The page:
Outside, time slows once more for Scully, who again sees the girl she nearly hit with the car. When she touches her, though, the girl turns out to be Mulder, who is back from England wearing a "Stonehenge Rocks" cap, disappointed that no new crop circles appeared. Scully says that sometimes nothing happens for a reason, and offers him tea. Hours later, he reflects on the fact that he went away for two days and her whole life changed. Scully demurs that she only had a vision in a Buddhist temple. but Mulder says, "That's like you saying you're having David Crosby's baby." Scully wonders what she missed by not spending her life with Waterston, and asks Mulder about the possibility that there is only one right path in life. "Then all choices would lead to this moment," he says. "We wouldn't be sitting her together." Mulder complains that it is too late for such a conversation, but Scully has already fallen asleep on the couch, so he puts a blanket over her. Under the fish tank, a small golden Buddha gleams.
I suspect there will be people (Gillian Anderson fans) who absolutely love this episode, as well as people ('shippers and those who think Anderson is overrated) who find this episode rather self-indulgent. Anderson wrote and directed "All Things," and indeed gives herself the opportunity to do some of the things she does best - cry, singlehandedly save a man's life, glow in spiritual radiance, gently let down a man who says he lives for her. "All Things" doesn't have the humor or self-deprecation of Duchovny's episodes, but it's still exciting to see an actress so interested in her character and so invested in the character's backstory. It's also nice to know that deep down, she's apparently a 'shipper - the lovely teasing shot of Mulder naked under the sheet in the opening, the joke about him not wearing pants, and the bonding scene at the very end all warmed my heart, even though I'm a reluctant 'shipper at best.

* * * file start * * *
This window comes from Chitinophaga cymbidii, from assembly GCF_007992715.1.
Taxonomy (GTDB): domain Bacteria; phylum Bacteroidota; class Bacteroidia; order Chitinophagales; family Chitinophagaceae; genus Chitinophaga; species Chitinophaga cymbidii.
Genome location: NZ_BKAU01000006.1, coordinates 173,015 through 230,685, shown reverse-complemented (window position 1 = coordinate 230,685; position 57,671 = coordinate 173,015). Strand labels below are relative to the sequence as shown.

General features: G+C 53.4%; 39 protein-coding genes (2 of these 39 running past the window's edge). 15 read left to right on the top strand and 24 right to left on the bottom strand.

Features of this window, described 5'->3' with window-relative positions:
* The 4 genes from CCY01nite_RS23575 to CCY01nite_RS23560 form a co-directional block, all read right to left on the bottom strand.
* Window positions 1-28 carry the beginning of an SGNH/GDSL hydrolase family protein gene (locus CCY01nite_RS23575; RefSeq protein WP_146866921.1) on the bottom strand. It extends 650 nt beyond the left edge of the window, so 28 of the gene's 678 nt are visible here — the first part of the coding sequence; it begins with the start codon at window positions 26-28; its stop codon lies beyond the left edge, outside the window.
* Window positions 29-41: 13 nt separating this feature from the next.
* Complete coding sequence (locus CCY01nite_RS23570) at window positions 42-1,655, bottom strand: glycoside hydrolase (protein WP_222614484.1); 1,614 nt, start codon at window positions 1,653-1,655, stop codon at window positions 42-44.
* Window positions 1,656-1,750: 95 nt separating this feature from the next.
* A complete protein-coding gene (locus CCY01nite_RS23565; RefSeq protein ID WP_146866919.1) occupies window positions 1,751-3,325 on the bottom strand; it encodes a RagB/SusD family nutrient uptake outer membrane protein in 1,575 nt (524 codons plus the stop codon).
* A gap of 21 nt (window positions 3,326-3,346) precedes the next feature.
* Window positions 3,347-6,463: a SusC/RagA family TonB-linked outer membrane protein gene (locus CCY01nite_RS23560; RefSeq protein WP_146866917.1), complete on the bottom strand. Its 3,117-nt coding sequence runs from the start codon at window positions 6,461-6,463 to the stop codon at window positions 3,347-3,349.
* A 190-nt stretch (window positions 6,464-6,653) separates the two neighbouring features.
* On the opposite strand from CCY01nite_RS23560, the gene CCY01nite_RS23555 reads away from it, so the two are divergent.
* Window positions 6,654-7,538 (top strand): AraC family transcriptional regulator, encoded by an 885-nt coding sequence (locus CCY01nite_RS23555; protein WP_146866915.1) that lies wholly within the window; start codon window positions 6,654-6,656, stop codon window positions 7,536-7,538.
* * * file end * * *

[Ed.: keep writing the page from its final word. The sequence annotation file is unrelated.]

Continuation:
Anderson did a nice job in her first directorial outing, particularly in the visual and auditory reinforcement of the theme of slowing down. In several early scenes, ordinary objects ticked like a metronome counting off the seconds - first water dripping from a sink, then a nurse's pencil, then the cord from a window shade. The slow motion shots were well-balanced, off enough to indicate a shift in perspective but not so ostentatious that they called attention to the camera work rather than the events unfolding.
The storyline takes a bit more swallowing - Catholic Scully spontaneously praying in a Buddhist temple, then summoning a healer who deals in chakra? God, Mulder must be sorry he wasn't there to see it, though I wonder whether she would have made the effort at all if Mulder had been around, given her almost compulsive need to prove him wrong in many of his theories even though he's right far more often than not.
This episode went some distance to undo the harm of "En Ami," particularly since it suggested that the key to curing cancer lies in individual agency rather than CSM's secret wonder cure. On the other hand, there is something disturbing about the suggestion that cancer and heart patients have called their diseases upon themselves by failing to rid themselves of shame and guilt - it's an oversimplification of that belief system, and an insult to people who are suffering.
It was nice to see sympathetic lesbian characters, anyway. Waterston wasn't as strong a character as Azar - we never learned what it was about Scully he adored so, nor the details of his family breakdown, which were important for us to have any feelings for him. Interestingly, he does seem to fit the pattern of older powerful men CSM said Scully was drawn to. I wonder whether he'll be back.